ChatGPT: PACE gets the conversation going

The higher-education community is reacting to ChatGPT with a mixture of consternation, trepidation, excitement, and a lot of anxiety. Inasmuch as it is the wave of the future, however, higher education needs to react, which is why the Professional and Academic Center for Excellence (PACE), led by the capable hands of Dr. Kevin Randall and Tiffany Terry, hosted a panel on the topic.

The panel kicked off (through Zoom) with a discussion by Dr. Xing Liu, who discussed the nuts and bolts of ChatGPT–focusing on how the software works. Dr. Mitchell-Yellin discussed the recent change in the University’s policy on plagiarism, highlighting the fact that while the policy used to prohibit using “another’s work;” it now prohibits using “work other than your own.”

(Ed. note: Mitchell-Yellin wasn’t sure if the policy change had officially occurred yet, but it is in process of occurring).

Dr. Nardone and Dr. Primm, from English and Biological Sciences, respectively, discussed the dos and don’ts of writing assignments “in the age of AI.” One factor the professors stressed is that ChatGPT has limitations, specifically: the inability to speak in a distinct “voice” and limited abilities to distinguish facts from anti-factual claims.

Apart from these limitations, of course, there is also the concern that students may become overly dependent on these technologies and become even weaker writers.

Accordingly, Nardone encouraged professors to consider: (1) using required sources; (2) pushing students to develop “point of view;” (3) asking students to explain other process; (4) having students reflect on their unique course experiences; and (5) developing a “reverse research process” approach, where students begin with a conclusion and have to reverse engineer the support and references for the conclusion.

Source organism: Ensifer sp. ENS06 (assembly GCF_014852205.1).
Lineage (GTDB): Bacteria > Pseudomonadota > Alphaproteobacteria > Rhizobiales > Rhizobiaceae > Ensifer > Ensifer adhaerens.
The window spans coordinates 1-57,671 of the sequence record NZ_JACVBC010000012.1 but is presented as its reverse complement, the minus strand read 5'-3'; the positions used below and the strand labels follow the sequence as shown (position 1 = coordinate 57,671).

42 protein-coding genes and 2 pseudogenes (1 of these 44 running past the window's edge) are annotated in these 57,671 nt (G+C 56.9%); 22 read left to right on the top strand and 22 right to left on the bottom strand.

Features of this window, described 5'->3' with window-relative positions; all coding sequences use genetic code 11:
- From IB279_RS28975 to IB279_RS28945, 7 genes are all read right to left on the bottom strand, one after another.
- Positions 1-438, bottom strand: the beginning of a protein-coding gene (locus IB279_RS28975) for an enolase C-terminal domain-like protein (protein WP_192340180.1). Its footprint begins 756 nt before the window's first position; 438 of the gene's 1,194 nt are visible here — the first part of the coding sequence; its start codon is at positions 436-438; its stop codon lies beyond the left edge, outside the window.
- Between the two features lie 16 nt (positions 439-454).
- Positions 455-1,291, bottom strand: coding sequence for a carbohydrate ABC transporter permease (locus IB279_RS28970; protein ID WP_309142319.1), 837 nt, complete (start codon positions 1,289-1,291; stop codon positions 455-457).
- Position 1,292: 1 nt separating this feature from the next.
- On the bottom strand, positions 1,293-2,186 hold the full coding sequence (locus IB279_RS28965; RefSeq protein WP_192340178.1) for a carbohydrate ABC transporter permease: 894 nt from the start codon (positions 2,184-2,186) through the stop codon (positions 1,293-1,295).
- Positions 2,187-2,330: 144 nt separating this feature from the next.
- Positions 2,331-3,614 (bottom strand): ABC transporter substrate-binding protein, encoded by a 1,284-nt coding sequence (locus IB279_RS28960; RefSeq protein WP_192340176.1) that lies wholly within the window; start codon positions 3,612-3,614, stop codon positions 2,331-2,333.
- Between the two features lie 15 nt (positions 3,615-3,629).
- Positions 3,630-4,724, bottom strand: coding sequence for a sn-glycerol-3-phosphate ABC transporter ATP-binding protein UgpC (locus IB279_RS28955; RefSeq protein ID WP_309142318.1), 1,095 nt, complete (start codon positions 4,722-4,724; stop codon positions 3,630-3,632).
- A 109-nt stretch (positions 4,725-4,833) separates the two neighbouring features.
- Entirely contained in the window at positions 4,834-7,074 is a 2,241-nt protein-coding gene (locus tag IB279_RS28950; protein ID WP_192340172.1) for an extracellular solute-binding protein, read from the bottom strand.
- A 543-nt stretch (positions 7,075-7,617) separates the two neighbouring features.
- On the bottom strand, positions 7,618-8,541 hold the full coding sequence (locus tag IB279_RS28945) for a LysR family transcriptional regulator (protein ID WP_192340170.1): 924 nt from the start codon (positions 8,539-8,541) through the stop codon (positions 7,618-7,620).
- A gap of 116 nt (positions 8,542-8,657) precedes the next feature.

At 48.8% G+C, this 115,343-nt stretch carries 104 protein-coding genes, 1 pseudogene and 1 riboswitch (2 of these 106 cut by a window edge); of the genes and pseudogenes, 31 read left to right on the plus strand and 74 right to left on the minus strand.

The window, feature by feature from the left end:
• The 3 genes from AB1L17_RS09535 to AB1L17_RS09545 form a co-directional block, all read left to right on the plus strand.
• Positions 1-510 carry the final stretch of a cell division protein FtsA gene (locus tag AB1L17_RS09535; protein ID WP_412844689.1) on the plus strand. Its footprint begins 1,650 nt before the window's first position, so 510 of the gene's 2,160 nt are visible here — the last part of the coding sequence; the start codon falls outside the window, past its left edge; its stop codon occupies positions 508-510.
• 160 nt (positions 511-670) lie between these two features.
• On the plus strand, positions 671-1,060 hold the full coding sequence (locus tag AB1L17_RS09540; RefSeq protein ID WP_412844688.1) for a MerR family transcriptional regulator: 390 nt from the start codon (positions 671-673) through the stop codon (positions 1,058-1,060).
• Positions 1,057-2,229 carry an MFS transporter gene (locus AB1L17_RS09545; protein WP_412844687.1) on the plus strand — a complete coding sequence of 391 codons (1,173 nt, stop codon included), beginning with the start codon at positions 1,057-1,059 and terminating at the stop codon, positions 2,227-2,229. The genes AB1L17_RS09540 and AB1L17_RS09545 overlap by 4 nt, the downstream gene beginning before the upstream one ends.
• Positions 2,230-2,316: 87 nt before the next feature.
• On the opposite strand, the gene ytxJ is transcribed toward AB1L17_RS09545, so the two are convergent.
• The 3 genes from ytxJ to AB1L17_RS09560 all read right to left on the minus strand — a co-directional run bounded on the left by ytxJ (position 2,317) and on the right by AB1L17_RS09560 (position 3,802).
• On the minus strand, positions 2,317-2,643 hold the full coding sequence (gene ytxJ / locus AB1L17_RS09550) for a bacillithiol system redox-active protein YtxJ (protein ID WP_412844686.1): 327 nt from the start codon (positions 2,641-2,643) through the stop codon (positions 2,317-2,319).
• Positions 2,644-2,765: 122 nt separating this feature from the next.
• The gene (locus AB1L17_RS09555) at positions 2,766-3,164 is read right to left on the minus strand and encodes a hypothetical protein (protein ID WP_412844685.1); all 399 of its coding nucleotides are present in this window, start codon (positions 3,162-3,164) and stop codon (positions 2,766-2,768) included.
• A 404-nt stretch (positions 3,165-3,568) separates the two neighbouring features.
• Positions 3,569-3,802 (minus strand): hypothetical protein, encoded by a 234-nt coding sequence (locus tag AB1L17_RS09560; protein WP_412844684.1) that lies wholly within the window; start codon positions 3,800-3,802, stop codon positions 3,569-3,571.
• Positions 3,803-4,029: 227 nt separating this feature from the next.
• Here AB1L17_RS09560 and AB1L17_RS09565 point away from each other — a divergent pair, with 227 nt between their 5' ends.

Dr. Randall then highlighted some services and support (courtesy of Erin Owens) offered by the Library…

…before turning it over to Dr. Strubberg and Dr. Bennett, who discussed preliminary research they have completed regarding student use of ChatGPT and their (the students’) views of the ethics of ChatGPT use.

Dr. Ryan Zapalac anchored the panel, with a strong final presentation on the University structures and processes in place to consider the software and other matters of academic integrity.

The University, Zapalac noted, has recognized that academic integrity is an issue, and a committee has been in place since 2019 exploring these issues. Moreover, this committee is now a “standing committee,” and it is aware of ChatGPT and some of the challenges it will pose.

Because ChatGPT software is fluid and advancing rapidly, some proposed solutions to detecting or incorporating the software may be temporary. Accordingly, Zapalac encourages faculty to focus on the “motivation and writing process itself” and to refer to “Writing in the Disciplines.”

As noted by Zapalac, ChatGPT is less than a year old, and our speculations and current understandings may not hold up for long. Accordingly, Conversations with Administrators is currently planning a fall session that will continue this very conversation.

Many thanks to the PACE Center for bringing together talented people to start this conversation.

Author: mikeyawn

Mike Yawn teaches at Sam Houston State University. In the past few years, he has taught courses on Politics & Film, Public Policy, the Presidency, Media & Politics, Congress, Statistics, Research & Writing, Field Research, and Public Opinion. He has published academic papers in the Journal of Politics, Political Behavior, Social Security Quarterly, Film & History, American Politics Review, and contributed a chapter to the textbook Politics and Film. He also contributes columns, news analysis, and news stories to newspapers such as the Houston Chronicle, San Antonio Express News, Seattle Post-Intelligencer, Stamford Advocate, Greenwich Time, Huron Daily Tribune, Laredo Morning Times, Beaumont Enterprise, Connecticut Post, and Midland Reporter Telegram. Yawn is also active in his local community, serving on the board of directors of the local YMCA and Friends of the Wynne. Previously, he served on the Huntsville's Promise and Stan Musial World Series Boards of Directors. In 2007-2008, Yawn was one of eight scholars across the nation named as a Carnegie Civic Engagement Scholar by the Carnegie Foundation.

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